Studying Sports Sciences in Germany
Sports Science deals with sport in theory and practice.
An article by Florian Schumann. Cooperation from: Gabriele Meister.
That is what it’s about
Under what conditions do athletes perform at their best? How can sport promote health? How do you prevent injuries in the process? Sports Science focuses on questions like these. Theory and practice are taught. In the morning, for example, the students have a lecture on the anatomy of the human musculoskeletal system, then play football, statistics in the afternoons and swimming lessons after that. In the pandemic, they switched to online seminars. For the practical training, which continued to take place, the groups were reduced in size. Those who study teaching qualification must not only be fit and good at many sports, they should also be able to explain movement sequences well. Everyone else has fewer practical exercises and learns more theory, for example, which techniques are optimal for cross-country skiing or how to extract information about training from data from running watches. Later, graduates work, for example, in the sporting goods industry, at sports clubs, but also at health insurance companies. So you can also decide for a degree in sports without being a top athlete. Nevertheless: "Most students are very enthusiastic about sports and spend every free minute involved in sports," says Ansgar Schwirtz, president of the German Association for Sports Science and Professor at the Technical University of Munich.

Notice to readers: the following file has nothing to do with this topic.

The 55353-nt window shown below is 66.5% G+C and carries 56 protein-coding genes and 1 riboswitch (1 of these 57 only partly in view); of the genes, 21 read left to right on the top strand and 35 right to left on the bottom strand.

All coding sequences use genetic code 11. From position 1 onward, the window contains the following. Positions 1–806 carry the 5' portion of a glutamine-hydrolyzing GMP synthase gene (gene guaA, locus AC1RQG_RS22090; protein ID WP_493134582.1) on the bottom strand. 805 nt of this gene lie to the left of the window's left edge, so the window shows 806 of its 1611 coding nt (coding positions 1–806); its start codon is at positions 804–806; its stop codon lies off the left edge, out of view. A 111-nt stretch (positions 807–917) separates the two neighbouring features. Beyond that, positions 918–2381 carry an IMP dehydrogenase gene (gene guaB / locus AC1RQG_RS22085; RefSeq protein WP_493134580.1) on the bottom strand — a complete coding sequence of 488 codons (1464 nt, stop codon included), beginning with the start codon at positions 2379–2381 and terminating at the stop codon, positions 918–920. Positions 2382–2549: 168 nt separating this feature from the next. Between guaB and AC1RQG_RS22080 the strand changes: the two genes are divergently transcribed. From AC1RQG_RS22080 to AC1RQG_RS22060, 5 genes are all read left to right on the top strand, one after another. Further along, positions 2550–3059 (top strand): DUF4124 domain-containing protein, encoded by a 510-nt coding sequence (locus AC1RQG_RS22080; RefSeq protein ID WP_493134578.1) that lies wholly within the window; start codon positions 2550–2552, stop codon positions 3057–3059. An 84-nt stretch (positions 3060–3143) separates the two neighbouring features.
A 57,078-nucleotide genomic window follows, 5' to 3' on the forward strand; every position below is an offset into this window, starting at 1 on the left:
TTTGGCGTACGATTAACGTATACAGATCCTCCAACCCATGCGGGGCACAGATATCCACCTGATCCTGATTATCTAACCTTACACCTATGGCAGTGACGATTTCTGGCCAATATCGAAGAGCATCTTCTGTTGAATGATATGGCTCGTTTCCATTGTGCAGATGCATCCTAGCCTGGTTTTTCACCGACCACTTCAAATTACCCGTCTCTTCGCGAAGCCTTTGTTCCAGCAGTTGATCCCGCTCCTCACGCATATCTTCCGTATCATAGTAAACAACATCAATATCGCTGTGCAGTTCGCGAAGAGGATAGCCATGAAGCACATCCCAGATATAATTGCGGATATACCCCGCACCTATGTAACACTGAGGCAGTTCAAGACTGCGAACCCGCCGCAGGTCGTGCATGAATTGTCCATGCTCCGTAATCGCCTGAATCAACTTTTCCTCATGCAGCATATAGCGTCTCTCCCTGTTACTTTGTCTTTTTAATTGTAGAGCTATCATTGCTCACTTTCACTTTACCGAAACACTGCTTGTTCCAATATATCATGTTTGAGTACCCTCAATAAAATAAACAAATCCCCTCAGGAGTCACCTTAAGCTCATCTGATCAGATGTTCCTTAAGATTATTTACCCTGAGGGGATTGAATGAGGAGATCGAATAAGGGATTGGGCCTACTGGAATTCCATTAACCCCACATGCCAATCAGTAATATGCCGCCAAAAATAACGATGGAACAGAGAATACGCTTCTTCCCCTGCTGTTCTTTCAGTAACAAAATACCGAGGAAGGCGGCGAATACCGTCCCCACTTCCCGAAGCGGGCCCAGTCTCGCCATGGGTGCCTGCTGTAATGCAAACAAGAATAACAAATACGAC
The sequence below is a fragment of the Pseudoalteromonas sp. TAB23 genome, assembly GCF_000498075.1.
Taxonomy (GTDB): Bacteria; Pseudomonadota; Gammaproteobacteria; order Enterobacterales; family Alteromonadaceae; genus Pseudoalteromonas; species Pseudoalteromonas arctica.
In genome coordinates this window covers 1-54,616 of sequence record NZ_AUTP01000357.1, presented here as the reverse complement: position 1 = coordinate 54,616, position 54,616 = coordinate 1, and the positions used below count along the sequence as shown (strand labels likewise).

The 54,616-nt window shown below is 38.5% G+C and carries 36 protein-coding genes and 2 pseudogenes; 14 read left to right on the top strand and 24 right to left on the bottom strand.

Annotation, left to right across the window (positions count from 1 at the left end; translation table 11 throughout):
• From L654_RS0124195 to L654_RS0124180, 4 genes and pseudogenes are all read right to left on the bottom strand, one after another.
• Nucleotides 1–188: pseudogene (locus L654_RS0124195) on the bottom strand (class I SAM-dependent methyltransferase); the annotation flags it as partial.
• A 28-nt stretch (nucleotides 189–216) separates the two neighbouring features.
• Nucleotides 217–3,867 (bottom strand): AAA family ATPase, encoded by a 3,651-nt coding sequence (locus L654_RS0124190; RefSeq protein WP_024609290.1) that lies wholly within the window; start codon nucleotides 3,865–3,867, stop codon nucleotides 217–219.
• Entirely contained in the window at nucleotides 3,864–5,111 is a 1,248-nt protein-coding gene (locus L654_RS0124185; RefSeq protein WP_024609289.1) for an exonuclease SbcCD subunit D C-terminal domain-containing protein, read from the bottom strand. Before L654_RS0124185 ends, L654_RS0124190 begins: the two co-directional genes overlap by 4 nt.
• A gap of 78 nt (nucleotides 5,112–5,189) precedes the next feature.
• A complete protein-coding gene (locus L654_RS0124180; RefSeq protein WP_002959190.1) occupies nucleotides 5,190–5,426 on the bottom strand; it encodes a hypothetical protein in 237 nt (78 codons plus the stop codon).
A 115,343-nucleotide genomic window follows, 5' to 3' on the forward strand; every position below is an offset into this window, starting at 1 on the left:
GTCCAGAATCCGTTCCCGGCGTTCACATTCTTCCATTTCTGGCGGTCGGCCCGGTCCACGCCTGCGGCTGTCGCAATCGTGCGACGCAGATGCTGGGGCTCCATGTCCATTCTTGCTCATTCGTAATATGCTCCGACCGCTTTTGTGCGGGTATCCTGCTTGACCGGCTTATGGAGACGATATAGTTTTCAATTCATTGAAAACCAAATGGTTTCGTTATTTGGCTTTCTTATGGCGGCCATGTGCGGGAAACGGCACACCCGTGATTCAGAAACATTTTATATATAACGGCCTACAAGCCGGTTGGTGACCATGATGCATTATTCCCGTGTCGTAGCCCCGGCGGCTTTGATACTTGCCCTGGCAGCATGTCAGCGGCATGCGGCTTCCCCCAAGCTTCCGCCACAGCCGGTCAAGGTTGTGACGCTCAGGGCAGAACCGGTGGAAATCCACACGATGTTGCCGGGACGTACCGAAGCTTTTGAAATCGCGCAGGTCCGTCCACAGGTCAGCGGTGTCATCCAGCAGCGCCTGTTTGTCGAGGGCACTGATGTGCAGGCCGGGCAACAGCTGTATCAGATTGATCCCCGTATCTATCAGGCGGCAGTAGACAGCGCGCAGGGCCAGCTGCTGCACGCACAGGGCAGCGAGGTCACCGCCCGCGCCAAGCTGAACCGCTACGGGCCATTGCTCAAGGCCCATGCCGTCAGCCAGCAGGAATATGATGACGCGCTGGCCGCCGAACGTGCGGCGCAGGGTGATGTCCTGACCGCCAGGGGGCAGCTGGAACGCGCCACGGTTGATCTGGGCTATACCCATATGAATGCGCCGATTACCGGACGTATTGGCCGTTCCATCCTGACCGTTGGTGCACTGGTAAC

This is how the course runs
In the first semesters, all students learn the basics in anatomy, physiology, exercise science and research methods. The universities offer different specialisations, for example sports economics, sports management, competitive sports or sports and leisure. Increasingly important is the approach that sport is part of every phase of life. Much research is taking place on prevention and rehabilitation. If you want to become a teacher, you usually must take a second subject and subject didactics and pass exams in various sports.
Typical questions raised within the subject
- What is the best way to learn a movement sequence?
- How does psyche influence team performance?
- How do you motivate children to take more exercise?
- How do you organise large sporting events?
- How do you keep healthy as you get older?
- How do you train for a competition?
- How healthy is e-sport?
The subject suits you,...
... you are not only enthusiastic about sports, but also persistent and tenacious. "Sports are not experiential studies," Schwirtz warns. A major hurdle in applying to become a teacher is the sports aptitude test, which is usually mandatory. It lasts one or two days, and you must compete in disciplines such as athletics, gymnastics, swimming and a ball sport. "Those who are motivated and train will pass the test, but there are always individuals who never swam 100 metres for time. That's not a good prerequisite," says Schwirtz. You should also be interested in research, for example, how to deal with the urge to move in people with dementia. A lot of research literature is in English, so you should know the language well. Mathematical and scientific knowledge also helps, many calculations are made, for example the trajectory of a javelin or how the body burns carbohydrates. "You must learn to read studies and assess, for example, how an exercise class will affect an overweight 60-year-old after hip surgery - much like a pharmacist needs to know how medications work," Schwirtz says.
Is there a numerus clausus?
About half of the universities have an entrance restriction, but it varies widely. Some universities also conduct interviews with applicants.